Tuesday, December 9, 2014


Guest blogger Janna Singer-Baefsky is a Smith College student, class of 2015, majoring in Art History with a Museums Concentration. She is a Student Assistant in the Cunningham Center for Prints, Drawings, and Photographs.

Moyra Davey. Canadian (1958 - ). Untitled from 16 Photographs from  Paris, 2009. Folded digital c-print with paper and cellophane tape, postage, and ink. Purchased with the Dorothy C. Miller, class of 1925, Fund. Photography by Petegorsky/Gipe. SC 2010:19-4

When I was eleven, my parents took our family to Paris. The excitement was palpable; other than the occasional trip to Toronto to visit family, I had never flown this far before. I did not know what to expect. Would it be the romanticized world of baguettes, cheese, and art that I had dreamed about or would my imagination let me down? From the moment I stepped off the plane, Paris did not disappoint. She was everything I had dreamed about and more. This was a city alive – everyone was going somewhere, doing something. Paris was the first city I fell in love with. When we boarded the plane to go home, it was pouring rain. It was a sign that Paris was going to miss me as much as I was going to miss her – I promised myself I would go back.

About ten years later, I boarded a plane in Heathrow. Destination: Charles de Gaulle Airport. My best friend from high school was studying in Paris while I was studying in Oxford. It would be a reunion with both my loves.

I began my first day in the Louvre and ended it in the Musée d’Orsay café, sipping a small cup of coffee. When I look at Moyra Davey’sUntitled from 16 Photographs from Paris, I am brought right back to that moment. I can smell the faint mixture of cigarettes and floral perfumes. I can hear the conversations of couples, tourists, and school children. I can taste the rich, bitter, perfectly brewed cup of coffee.

The composition is simple and elegant, much like the city. The cup and spoon are in focus and everything else – the open sugar packet, the table top – are blurred into the background. To me, it is a metaphor for the singular moment of consumption, when all the troubles and stress of the day also fade into the background as one stops to enjoy a simple cup of coffee.  This photograph captures what is, perhaps, the most beautiful thing about Paris. It is an environment conducive to pausing, reflecting, and enjoying life’s most basic pleasures.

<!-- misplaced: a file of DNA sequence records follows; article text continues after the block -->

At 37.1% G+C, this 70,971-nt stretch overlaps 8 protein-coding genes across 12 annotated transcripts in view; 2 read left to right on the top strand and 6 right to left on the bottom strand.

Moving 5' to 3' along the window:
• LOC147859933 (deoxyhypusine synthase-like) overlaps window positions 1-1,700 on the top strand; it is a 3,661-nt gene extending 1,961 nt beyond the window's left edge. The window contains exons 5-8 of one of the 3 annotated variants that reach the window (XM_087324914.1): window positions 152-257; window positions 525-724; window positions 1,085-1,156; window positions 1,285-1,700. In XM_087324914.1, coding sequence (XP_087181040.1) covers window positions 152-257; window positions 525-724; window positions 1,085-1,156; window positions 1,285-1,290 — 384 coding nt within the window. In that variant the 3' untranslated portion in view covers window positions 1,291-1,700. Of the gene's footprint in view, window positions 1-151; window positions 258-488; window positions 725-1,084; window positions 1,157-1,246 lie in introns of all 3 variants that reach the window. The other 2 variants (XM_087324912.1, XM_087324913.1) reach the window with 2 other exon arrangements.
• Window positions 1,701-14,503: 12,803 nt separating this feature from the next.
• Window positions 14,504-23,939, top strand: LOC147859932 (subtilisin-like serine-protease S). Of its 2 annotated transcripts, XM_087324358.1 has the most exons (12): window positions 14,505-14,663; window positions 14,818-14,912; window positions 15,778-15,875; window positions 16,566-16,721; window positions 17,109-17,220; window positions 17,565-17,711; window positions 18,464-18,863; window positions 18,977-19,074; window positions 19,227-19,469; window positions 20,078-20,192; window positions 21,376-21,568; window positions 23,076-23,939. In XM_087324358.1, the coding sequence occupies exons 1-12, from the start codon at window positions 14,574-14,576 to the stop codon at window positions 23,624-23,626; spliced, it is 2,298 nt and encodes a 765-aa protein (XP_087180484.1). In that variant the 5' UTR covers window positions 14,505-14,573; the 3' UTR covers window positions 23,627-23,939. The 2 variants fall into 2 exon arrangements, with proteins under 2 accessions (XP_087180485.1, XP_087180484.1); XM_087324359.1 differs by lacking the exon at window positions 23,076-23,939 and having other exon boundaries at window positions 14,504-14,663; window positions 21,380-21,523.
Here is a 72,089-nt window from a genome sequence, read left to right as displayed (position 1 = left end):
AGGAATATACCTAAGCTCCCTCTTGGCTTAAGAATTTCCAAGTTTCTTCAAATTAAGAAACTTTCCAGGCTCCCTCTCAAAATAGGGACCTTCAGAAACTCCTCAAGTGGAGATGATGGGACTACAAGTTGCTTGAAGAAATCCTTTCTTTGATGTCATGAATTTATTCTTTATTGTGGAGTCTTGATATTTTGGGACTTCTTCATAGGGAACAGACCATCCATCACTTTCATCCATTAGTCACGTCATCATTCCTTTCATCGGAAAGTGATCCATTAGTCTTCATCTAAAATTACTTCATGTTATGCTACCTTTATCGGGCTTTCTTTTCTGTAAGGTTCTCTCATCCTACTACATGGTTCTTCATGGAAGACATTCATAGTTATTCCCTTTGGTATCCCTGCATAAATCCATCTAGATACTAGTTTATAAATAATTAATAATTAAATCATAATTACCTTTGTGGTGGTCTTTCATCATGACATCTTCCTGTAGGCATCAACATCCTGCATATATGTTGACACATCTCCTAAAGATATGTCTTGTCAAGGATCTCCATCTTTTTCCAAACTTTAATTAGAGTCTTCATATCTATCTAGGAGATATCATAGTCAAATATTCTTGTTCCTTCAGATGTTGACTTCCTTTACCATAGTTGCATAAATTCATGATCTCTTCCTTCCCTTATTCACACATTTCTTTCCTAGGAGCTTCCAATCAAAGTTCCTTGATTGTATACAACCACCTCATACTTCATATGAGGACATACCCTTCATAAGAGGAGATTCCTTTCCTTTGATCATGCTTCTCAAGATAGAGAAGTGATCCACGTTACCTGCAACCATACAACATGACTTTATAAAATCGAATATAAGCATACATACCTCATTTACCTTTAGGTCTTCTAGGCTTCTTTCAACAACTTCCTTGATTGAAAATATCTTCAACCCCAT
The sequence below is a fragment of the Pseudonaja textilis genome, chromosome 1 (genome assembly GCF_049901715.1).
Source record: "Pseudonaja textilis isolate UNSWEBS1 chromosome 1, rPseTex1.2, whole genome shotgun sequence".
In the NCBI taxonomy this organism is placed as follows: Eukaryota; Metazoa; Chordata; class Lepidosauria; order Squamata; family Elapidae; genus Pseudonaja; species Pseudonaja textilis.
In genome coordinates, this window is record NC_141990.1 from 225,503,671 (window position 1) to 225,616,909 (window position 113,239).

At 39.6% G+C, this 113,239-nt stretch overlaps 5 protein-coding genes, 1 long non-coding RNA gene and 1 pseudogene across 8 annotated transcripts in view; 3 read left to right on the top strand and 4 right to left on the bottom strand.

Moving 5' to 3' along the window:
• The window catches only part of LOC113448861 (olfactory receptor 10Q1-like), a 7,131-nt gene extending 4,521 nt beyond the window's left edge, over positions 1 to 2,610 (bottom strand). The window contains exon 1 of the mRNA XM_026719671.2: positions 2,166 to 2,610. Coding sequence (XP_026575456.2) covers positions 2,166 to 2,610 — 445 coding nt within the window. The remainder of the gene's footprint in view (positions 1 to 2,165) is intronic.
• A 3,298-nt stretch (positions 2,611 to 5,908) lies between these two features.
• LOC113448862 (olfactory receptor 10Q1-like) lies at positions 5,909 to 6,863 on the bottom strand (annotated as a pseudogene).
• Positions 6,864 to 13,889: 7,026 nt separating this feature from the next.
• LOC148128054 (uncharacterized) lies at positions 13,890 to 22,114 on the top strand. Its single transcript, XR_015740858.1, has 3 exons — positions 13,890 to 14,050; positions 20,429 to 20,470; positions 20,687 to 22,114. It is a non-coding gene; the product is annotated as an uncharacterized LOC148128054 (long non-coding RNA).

I now make a habit of enjoying a cup of tea or coffee every day to give myself a necessary moment to pause. It is something I had forgotten to do for many years until I was reminded by an afternoon in a café and an unassuming photograph. I have fallen in and out of love with many cities over the years, but I’ll always have Paris.


Dr. Stanley Workman - 18/02/2015

Cleveland, America's Paris

Check out the Cleveland artist being hailed as the daVinci of this, the digital age, Marc Breed. Creator of the psychedelic peace symbol, male exotic dance pioneer, filmmaker to two of the highest grossing adult films of all-time, civil and first amendment rights advocate, and if that weren't enough, he readily admits to having escaped from one of America's most secure prisons (his golem remains in the prisons archive).And to boot, he has a testedI.Q. Of 152

Renee - 09/12/2014


Thank you, Janna! Beautifully done.

Zak - 09/12/2014

Interesting Post!

thoughtful post, thanks!

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